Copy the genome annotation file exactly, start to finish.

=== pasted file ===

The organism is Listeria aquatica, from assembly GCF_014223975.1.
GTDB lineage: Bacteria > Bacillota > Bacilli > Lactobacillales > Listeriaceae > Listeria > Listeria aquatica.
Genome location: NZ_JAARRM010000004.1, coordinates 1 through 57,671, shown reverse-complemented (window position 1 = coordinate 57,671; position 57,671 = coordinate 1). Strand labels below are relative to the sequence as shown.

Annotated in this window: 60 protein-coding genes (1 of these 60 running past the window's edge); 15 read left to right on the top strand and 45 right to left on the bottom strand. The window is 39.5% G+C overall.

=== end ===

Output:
The organism is Listeria aquatica, from assembly GCF_014223975.1.
GTDB lineage: Bacteria > Bacillota > Bacilli > Lactobacillales > Listeriaceae > Listeria > Listeria aquatica.
Genome location: NZ_JAARRM010000004.1, coordinates 1 through 57,671, shown reverse-complemented (window position 1 = coordinate 57,671; position 57,671 = coordinate 1). Strand labels below are relative to the sequence as shown.

Annotated in this window: 60 protein-coding genes (1 of these 60 running past the window's edge); 15 read left to right on the top strand and 45 right to left on the bottom strand. The window is 39.5% G+C overall.